Stefano Zurrida

IEO - Istituto Europeo di Oncologia, Milano, Lombardy, Italy

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Publications (205)969.03 Total impact

  • Annals of surgery 10/2015; DOI:10.1097/SLA.0000000000001397 · 8.33 Impact Factor
  • Roberto Orecchia · Piero Fossati · Stefano Zurrida · Marco Krengli ·
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    ABSTRACT: Purpose of review: The aim of this article is to review published data on proton therapy in the multimodality treatment of breast cancer so as to provide an overview of the advantages and critical issues relating to this irradiation modality. Recent findings: In-silico studies show a clear advantage in terms of dose homogeneity to the target and dose reduction to the non-target structures including heart, lungs, and healthy breast tissues. Clinical studies have shown the feasibility of proton therapy in breast cancer and allowed optimizing the technique by using multiple beams and intensity modulation. Summary: Proton therapy is able to optimize the dose to the target and to reduce the irradiation of the healthy tissues. Clinical studies are expected to show a decreased risk of late side effects with potential improvement of the quality of life of breast cancer patients.
    Current opinion in oncology 09/2015; 27(6). DOI:10.1097/CCO.0000000000000228 · 4.47 Impact Factor
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    Stefano Zurrida · Umberto Veronesi ·
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    ABSTRACT: Modern treatment started in the 1880s with Halsted's mastectomy. The next milestone—a century later—was breast-conserving surgery, with equivalent survival but better esthetic outcomes than mastectomy. Sentinel node biopsy, introduced in the 1990s, was a milestone that permitted avoidance of axillary dissection if the sentinel node was disease-free. Chemotherapy was established for early breast cancer in the 1980s and its efficacy continues to improve; however side effects remain a concern, particularly since chemotherapy does not benefit most patients. External whole breast irradiation was introduced with conservative surgery, as it reduces recurrences. By the 2000s, 3-week regimens had been shown equivalent to standard 6-week regimens—easing pressure on patients and radiation centers. Intraoperative partial breast irradiation is potentially more beneficial as it permits complete local treatment in a single session; however, trials show that patients must be very carefully selected. From the 1990s irradiation technology was combined with imaging and computer technologies to produce equipment that directs radiation to more precisely defined target volumes, allowing increased dose to the target and markedly reduced dose to nearby tissues. Irradiation systems are evolving rapidly but are being implemented without data on long-term morbidity or efficacy, while costs rise steeply. The first targeted treatment was tamoxifen, a selective estrogen receptor inhibitor. Since its widespread use starting in the 1980s, tamoxifen has saved the lives or prolonged the survival of millions with estrogen-positive disease; it is cheap and has limited (but not negligible) side effects. The same cannot be said of newer targeted treatments like trastuzumab and pertuzumab, which, although effective against human epidermal growth factor receptor 2-positive cancer, come with important side effects and huge costs. Breast cancer mortality is declining in rich countries, but treatments have become more demanding and more expensive, so the outlook for the increasing numbers of women worldwide who develop the disease is uncertain.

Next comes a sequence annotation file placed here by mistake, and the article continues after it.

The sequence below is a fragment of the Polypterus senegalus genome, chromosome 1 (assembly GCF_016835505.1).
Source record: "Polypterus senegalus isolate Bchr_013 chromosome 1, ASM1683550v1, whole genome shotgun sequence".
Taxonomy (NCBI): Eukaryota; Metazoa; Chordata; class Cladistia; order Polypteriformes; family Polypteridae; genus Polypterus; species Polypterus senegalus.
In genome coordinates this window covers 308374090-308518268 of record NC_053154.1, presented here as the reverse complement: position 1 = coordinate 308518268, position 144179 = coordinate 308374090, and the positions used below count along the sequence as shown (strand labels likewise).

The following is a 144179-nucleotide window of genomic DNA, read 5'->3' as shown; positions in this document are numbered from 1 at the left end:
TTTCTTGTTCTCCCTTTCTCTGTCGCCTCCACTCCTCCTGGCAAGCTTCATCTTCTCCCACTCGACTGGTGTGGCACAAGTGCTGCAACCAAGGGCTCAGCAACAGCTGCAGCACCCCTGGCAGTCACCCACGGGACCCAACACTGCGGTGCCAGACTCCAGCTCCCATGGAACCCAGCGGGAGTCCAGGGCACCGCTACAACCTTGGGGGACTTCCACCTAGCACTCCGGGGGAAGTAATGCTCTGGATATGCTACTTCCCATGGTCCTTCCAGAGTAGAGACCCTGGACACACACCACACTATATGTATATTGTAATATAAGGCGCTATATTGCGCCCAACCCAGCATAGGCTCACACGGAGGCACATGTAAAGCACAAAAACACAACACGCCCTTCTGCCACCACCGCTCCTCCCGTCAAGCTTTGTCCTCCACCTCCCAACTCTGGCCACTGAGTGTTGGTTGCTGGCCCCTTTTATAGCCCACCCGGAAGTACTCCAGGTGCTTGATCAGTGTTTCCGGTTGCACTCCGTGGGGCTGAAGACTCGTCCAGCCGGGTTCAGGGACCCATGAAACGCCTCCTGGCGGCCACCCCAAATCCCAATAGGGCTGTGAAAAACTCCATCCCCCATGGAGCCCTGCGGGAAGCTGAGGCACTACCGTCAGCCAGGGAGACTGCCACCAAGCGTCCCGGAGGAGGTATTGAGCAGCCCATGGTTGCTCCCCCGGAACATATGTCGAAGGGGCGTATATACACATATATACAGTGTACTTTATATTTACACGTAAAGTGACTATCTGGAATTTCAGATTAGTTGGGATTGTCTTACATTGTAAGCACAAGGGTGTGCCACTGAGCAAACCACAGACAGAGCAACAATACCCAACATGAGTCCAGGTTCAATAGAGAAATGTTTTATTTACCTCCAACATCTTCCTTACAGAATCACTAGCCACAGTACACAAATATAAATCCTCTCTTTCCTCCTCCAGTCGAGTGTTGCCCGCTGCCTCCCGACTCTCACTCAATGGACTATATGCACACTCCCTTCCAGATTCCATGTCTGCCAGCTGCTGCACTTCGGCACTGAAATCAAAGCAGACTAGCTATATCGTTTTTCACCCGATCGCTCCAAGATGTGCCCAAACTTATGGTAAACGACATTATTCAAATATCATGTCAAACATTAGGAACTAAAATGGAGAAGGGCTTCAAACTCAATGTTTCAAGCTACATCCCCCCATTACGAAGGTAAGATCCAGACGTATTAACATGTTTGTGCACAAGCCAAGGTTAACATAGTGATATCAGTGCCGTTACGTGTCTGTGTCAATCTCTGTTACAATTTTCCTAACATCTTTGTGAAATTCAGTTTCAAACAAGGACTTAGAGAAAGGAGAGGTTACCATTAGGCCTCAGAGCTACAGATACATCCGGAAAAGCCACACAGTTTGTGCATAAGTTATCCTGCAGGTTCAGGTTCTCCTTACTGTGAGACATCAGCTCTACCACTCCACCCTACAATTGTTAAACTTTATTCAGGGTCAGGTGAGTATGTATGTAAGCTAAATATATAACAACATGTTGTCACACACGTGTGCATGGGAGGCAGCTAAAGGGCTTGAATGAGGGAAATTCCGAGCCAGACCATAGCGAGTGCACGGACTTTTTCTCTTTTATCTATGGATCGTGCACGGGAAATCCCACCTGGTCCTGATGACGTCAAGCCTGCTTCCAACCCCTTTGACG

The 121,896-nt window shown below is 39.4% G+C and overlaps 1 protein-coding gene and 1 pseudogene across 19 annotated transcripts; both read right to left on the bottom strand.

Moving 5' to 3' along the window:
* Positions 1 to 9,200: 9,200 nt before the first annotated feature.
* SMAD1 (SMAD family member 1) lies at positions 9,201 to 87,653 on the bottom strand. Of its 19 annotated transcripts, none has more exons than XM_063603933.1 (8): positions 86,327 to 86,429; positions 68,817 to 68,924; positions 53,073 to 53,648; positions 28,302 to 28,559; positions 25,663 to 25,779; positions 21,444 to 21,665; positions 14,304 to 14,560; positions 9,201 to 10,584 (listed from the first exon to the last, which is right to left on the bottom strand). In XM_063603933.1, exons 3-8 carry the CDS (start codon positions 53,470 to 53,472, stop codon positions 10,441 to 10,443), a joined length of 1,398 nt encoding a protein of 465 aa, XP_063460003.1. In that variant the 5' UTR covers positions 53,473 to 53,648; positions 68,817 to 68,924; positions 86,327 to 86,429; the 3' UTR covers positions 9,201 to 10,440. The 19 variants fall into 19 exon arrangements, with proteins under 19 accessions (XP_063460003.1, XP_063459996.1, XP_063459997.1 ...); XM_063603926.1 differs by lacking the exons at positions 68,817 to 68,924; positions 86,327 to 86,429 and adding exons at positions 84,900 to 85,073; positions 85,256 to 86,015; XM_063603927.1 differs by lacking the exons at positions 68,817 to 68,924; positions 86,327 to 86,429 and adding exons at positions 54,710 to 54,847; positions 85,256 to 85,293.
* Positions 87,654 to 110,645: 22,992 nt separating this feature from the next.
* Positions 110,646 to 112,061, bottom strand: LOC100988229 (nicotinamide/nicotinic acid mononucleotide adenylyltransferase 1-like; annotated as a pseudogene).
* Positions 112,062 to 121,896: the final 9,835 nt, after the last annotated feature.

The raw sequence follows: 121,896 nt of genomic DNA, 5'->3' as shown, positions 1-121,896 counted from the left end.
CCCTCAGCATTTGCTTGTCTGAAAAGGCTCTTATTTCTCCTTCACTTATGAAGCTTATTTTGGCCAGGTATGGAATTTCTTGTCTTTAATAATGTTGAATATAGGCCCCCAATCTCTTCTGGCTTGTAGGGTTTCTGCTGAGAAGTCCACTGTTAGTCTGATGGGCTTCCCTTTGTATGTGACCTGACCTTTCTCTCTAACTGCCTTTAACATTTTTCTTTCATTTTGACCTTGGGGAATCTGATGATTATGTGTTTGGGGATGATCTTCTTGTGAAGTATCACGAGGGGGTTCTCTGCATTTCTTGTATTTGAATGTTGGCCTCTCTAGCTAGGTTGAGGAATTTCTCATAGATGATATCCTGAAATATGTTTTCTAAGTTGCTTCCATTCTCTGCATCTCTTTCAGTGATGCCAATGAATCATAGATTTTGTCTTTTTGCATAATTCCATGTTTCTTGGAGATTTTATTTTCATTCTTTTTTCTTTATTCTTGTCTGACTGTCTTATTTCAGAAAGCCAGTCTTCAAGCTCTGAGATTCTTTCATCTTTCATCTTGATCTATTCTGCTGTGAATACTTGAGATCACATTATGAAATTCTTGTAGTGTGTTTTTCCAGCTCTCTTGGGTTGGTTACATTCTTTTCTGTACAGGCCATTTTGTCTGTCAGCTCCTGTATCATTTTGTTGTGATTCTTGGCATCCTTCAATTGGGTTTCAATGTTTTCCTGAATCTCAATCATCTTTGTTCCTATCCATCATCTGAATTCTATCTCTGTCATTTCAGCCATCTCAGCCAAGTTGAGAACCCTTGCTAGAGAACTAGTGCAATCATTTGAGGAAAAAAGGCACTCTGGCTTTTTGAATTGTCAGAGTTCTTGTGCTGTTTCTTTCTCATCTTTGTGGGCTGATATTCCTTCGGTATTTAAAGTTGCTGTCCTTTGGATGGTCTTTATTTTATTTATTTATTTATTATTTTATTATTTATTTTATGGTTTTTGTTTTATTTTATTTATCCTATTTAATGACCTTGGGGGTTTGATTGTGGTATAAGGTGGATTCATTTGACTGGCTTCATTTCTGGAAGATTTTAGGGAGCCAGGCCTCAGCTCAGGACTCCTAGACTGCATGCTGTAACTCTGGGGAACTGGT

The Breast Journal 12/2014; 21(1). DOI:10.1111/tbj.12361 · 1.41 Impact Factor

  • The Breast Journal 05/2014; 20(4). DOI:10.1111/tbj.12295 · 1.41 Impact Factor
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    ABSTRACT: Locally advanced breast cancer (LABC) should be taken into decision making when planning breast conservative surgery, but this procedure should be done on the principle of oncologic safety in order to achieve negative surgical margin and maintain aesthetic result. This procedure should be offered as the choice of treatment in selected patients.
    02/2014; 3(1):22-7. DOI:10.3978/j.issn.2227-684X.2014.01.01